The Metro is taking us to the suburbs so that we can pick up our Xmas loot from my parents. The Metro is full today, which seems strange for a Sunday. Scoresby and I are reading, trying to ignore the ugly Maryland suburbs that are swishing by outside the window. The only beauty can be found in the haphazard graffiti sprayed on the sides of abandoned buildings. He is reading the Stephen Ambrose book about D-Day and I am reading Breeder: Real-life Stories from a New Generation of Mothers. We are planning our first child and I am learning to love being a woman.
"Did you know Hemingway was on the beach at D-Day?" Scoresby asks.
"No, I did not,” I answer, interested. "How did he survive?"
"He was covering it, not fighting," he says.
"Do you know what the Roman origin of the word 'vagina' is?" I whisper because we are on a train full of loud men who might become interested by this conversation.
"No. What?" he responds.
"Sheath for your sword," I say. "Isn’t it great that my parts are defined by yours?" I ask a little too snarky.
"Not my fault," he says. And he is right. I make a mental note: Think of new word for vagina.
The two sweatshirt-wearing, baseball-capped men beside us are having too much fun. They are laughing and talking about football and going to Hooters. The woman with them are pretending to enjoy the conversation. A couple across from us are dressed in all red and gold.
"There must be a football game today," I say to Scoresby.
"That explains it," he says, turning back to D-Day.
At the stadium stop, the Metro driver mentions this is the stop were the Redskins will be beating those Cowboys. Cheers and laughs rise up all around me and I feel like I’m floating in a pool of testosterone. The cap boys pump their fists in the air and cheer as they get off the train. The open train doors are a window to streams of pale men in over-sized coats. I try not to dislike them, but they are all so dull. I don’t even know them. I shouldn’t get angry about what other people enjoy.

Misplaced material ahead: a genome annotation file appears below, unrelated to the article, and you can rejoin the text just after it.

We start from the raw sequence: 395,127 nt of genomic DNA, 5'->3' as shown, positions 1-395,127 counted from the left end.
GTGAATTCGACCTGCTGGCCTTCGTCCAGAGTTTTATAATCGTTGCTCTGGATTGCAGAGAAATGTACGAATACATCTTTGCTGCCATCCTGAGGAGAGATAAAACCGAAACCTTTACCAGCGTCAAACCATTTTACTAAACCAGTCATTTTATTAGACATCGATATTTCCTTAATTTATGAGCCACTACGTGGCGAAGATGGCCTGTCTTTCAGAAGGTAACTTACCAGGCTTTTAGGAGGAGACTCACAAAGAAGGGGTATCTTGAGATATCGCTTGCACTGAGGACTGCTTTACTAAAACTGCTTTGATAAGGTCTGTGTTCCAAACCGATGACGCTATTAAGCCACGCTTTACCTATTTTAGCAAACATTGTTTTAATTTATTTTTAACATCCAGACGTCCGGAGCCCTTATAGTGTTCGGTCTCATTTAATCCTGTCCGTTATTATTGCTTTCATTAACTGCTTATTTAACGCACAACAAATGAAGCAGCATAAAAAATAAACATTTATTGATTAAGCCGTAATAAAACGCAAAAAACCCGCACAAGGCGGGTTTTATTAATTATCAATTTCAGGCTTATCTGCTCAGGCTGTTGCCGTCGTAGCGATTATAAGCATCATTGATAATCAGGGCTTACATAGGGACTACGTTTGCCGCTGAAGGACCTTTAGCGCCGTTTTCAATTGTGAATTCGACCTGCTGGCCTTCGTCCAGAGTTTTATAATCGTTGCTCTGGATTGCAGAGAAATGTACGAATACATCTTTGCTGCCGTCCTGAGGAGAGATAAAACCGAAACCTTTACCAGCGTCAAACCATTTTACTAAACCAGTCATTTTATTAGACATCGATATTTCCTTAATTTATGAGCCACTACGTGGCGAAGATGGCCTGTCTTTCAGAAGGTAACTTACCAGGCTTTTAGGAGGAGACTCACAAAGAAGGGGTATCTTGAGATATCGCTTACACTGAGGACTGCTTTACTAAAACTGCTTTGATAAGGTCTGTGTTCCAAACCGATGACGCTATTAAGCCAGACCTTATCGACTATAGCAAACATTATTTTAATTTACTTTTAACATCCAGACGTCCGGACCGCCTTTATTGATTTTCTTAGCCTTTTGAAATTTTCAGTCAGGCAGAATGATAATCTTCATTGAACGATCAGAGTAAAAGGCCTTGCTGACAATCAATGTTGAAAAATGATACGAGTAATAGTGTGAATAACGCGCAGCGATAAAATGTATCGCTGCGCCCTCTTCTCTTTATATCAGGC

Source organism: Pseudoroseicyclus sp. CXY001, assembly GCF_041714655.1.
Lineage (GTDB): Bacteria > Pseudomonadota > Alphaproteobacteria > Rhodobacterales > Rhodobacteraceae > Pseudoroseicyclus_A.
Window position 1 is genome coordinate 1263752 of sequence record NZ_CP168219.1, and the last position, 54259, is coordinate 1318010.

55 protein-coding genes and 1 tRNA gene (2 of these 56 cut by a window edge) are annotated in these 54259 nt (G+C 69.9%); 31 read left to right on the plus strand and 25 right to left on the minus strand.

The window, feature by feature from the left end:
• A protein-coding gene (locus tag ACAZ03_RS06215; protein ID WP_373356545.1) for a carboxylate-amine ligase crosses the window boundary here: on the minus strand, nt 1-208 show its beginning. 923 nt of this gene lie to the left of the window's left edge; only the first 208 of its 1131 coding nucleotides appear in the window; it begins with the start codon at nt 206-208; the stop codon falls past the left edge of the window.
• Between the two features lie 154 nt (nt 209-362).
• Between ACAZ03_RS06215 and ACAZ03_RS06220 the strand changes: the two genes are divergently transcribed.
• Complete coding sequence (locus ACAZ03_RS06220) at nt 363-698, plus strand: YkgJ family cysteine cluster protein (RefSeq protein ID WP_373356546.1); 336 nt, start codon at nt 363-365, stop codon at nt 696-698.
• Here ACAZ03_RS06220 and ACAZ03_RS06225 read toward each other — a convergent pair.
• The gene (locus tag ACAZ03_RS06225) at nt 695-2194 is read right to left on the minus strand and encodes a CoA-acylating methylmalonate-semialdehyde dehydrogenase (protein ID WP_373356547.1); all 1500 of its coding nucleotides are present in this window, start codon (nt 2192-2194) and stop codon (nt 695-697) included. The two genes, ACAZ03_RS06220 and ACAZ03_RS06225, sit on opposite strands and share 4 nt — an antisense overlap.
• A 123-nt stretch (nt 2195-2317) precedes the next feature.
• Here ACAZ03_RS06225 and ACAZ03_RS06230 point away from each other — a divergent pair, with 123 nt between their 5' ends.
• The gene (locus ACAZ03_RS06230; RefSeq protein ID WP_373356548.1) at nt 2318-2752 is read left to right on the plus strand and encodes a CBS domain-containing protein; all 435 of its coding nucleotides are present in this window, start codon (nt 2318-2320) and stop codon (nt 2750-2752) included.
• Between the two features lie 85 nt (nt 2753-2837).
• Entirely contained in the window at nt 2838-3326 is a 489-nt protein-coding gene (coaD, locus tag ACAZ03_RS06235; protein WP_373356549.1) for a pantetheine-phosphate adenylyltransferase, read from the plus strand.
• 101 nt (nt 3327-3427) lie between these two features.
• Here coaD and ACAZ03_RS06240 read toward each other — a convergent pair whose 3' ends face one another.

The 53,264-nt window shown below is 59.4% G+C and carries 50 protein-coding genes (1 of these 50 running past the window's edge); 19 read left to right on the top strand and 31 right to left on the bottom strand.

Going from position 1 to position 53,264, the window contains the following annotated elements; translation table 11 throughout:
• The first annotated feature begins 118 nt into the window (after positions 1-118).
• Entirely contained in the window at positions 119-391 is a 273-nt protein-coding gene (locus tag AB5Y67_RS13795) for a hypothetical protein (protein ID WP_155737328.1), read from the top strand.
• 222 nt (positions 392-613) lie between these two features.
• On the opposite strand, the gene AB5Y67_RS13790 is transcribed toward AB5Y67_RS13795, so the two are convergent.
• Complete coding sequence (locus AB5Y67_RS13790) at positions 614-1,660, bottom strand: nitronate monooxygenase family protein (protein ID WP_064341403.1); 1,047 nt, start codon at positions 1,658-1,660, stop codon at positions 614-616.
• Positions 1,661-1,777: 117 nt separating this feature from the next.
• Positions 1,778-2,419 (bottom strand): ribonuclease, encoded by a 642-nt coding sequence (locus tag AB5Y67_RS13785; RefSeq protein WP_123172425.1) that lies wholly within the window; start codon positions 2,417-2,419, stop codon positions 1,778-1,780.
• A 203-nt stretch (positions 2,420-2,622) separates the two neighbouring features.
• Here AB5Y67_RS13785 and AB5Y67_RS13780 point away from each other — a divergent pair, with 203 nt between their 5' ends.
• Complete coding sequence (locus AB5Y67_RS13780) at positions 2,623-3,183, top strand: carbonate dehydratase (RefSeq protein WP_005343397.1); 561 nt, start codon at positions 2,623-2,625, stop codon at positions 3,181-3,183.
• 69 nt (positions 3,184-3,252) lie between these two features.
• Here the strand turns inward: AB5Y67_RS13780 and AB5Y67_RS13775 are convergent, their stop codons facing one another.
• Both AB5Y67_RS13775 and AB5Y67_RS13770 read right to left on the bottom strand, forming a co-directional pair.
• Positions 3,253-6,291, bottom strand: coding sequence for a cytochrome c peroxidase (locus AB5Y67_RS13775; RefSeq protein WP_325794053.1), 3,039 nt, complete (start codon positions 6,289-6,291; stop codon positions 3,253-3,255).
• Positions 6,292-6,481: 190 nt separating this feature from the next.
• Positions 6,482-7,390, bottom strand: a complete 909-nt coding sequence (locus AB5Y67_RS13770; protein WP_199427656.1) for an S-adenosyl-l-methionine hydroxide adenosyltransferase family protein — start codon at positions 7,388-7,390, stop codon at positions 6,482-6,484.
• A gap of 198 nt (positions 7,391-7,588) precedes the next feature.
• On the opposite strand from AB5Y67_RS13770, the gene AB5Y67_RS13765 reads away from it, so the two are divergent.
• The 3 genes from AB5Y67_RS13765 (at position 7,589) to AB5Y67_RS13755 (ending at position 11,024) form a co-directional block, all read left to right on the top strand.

I rant to Scoresby that isn’t it sad that we, as a culture, celebrate these sporting events, but not a woman giving birth. Sure, we fawn all over babies, but what about the act of giving birth. I envision stadiums full of women watching someone on a huge screen pushing out a baby. "The head is crowning," says the announcer, excitedly. And 10 thousand woman cheer and do the wave.
I have read 10 books so far in my pre-pregnancy studies. Maybe they are just serving as feminist propaganda, but my feelings about being a woman have changed dramatically in that time. Having had a cold mother, I found it difficult to relate to women. Difficult to appreciate my own gender. I used to think if I could choose, I would choose to be a man. Now I love being a woman. I love that someday, I will give be able to give birth. I mentioned this to my mother-in-law the other day. I mentioned that all the reading that I had done really made me believe that we were the stronger sex and that is why we were oppressed for so many thousands of years. They knew that we were stronger than them, so they oppressed us. It was a wonderful speech for someone like me to give. Someone who used to hate being a woman. She told me this was stupid, that women are smaller and weaker physically. This made me sad. I wished she would roar with me! Even if it isn’t true, why not believe it? I said that I thought pregnancy would be empowering. She frowned. Just wait and see, she said.
After my trip to the suburbs, I settle down on the couch to watch a little television while I wait to get dinner. Johnny Depp is talking to James Lipton on Inside the Actor's Studio. Johnny Depp isn’t a favorite of mine, but I do love James Lipton. Depp says that after he was present at the birth of his daughter, he realized that women truly are the stronger sex. This made me smile and laugh. Why is it that Johnny Depp will roar with me and cheer for me, but my own mother-in-law will not? He is not someone who I ever thought would be allied with me. I wonder if he knows any better words for vagina.